Python is not a snake, oatmeal cookies are not cookies, and other hackathon lessons
I am writing this from the middle of a health hackathon at Temple University’s School of Medicine. I’m not programming anything today, just writing about the hackathon. I have company, too. A lot of people here aren’t programming, because they’re not all programmers. (The programmers are, in fact, programming, as programmers are wont to do. They are also making jokes about PDFs.) What are we less technical folks doing here? Well, if you want to build a house, you don’t just call up a construction crew, send them to an empty lot with no plans, and tell them to get to work. You don’t expect them to decorate once the house is built, either. At a hackathon, the programmers are the construction crew. They are essential, but they can’t do everything alone.
Still, it is a challenge to get non-tech humans to attend hackathons. It’s partially a language problem, partially an image problem, and partially a self-identification problem. Many people who have a stake in the outcome of hackathons do not think of themselves as hackers, or people who hack. I can say with reasonable certainty that the doctors in the room would not have previously considered themselves hackers. Merriam-Webster defines hackers as people who do covert ops via computer and/or people who are bad at sports. We are a moderately sized group of people with sponsors sitting inside a classroom in a medical school. We have hackathon t-shirts. We are not covert.
I cannot, however, attest to anyone’s talents in the sports arena.
The point here is that the conventional, public definition of hacking is narrow, and it doesn’t capture the multifaceted activity that good hacking often is. In the case of civic hacking, which is all about solving problems of average citizens through technology — it’s not even close.
If you haven’t been to a hackathon, then you might be surprised by the feel of one. Hackathons are full of nerds (cool nerds, though), and nerds are fantastic at getting excited. Hackathons have the energy of new ideas coupled with the satisfaction of getting things done. Layer this with the kind of over-caffeinated freneticism that you might find in an on-campus library at the end of finals — if finals were voluntary, there were no grades, and everyone selected their own assignments. Participants help one another learn new skills and solve problems, but they crack jokes and debate the validity of oatmeal raisin cookies too. They are surprisingly fun for a weekend of unpaid work. They are also kind of a big deal.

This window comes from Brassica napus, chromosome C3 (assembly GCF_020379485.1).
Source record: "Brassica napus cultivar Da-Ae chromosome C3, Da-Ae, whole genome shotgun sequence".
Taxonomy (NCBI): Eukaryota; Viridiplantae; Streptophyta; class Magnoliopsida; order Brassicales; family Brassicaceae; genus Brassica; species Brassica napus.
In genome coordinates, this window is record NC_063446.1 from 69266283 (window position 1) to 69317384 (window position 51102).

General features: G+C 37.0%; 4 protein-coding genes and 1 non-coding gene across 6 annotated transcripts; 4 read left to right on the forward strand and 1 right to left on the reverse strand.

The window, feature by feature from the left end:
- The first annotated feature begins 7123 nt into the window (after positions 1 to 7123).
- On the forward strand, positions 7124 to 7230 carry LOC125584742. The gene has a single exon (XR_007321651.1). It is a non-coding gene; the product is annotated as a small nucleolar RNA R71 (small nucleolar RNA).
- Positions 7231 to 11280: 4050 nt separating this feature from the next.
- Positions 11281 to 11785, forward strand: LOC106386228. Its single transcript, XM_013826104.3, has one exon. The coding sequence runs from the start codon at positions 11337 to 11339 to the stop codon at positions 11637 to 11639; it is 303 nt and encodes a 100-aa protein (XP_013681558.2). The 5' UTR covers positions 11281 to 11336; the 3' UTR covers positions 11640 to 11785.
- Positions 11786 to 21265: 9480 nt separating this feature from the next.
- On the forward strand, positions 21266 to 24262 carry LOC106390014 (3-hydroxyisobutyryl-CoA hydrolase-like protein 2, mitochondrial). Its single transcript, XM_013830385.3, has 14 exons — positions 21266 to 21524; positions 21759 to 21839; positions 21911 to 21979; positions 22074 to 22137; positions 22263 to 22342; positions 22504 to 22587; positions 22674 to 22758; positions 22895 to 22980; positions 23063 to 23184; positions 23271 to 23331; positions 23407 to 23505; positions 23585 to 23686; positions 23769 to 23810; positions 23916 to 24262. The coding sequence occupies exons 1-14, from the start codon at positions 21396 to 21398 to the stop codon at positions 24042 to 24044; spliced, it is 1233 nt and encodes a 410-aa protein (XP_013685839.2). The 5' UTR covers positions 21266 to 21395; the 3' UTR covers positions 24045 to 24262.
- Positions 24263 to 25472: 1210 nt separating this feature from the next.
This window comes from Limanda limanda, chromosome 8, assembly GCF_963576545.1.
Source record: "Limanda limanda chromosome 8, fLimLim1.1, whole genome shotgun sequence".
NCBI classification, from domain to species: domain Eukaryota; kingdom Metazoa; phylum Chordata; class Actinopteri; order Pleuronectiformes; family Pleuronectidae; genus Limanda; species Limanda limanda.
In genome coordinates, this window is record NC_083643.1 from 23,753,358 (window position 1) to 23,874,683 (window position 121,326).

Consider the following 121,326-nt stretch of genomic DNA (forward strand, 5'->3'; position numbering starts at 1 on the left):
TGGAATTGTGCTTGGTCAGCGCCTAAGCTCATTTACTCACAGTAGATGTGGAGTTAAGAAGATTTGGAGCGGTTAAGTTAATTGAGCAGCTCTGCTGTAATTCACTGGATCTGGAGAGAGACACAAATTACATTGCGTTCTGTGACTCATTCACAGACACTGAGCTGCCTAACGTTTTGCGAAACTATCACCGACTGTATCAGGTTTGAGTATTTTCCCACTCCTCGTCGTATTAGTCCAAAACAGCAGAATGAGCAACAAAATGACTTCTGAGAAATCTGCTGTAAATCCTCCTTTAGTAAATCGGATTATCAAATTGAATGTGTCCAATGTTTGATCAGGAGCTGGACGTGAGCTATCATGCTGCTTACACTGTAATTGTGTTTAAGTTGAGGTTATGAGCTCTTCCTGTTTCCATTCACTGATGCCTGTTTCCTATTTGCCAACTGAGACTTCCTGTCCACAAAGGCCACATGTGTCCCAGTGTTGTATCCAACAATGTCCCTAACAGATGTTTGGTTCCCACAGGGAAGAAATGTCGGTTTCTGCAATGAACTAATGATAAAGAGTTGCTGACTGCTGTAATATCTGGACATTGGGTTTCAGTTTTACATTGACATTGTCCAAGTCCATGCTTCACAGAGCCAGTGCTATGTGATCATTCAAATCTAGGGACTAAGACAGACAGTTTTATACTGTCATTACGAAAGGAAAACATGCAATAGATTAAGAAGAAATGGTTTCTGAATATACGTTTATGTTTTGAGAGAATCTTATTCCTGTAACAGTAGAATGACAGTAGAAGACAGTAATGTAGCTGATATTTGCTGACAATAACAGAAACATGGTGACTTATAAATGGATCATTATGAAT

At the moment, the group of people to my left are working on an app that will provide doctors with prices for drugs they are prescribing to their patients, with the intended result of helping them to select more affordable treatment regimens. This, like other hackathon projects, involves code and other technical components. It also requires a number of other things, like researching generic drug pricing at various major pharmacies and compiling that information in a spreadsheet. It requires knowledge of patient problems and physician behavior. A little bit ago, a couple of soon-to-graduate med students were debating classification for alpha inhibitors. A few minutes before that, one of them demonstrated his eye-crossing talents and joked that he thought Python was just a snake.
To my right, another group is working on a digital mental health assessment tool, which will give people the tools they need to help their friends or family members get care appropriate for their immediate and long-term psychological needs. They have spent a significant amount of time discussing models of care, the use of plain language in health communications, and the frame of mind of people who are considering ending their own lives. Their discussions have included legal disincentives to calling 911 when a friend overdoses and the impact of involuntary commitment to psychiatric care on an individual’s ability to purchase a firearm.
These are people who give a damn, and they are teaming up to address real everyday problems thoughtfully and quickly. This is what civic hacking looks like. And while we obviously need technologists, we need other types of hackers too. This is particularly true in health, where the most effective solutions bring healthcare, public health, and individuals together.
If we’re going to improve the health of the communities we live and work in, then we have to build our own community first. Join us.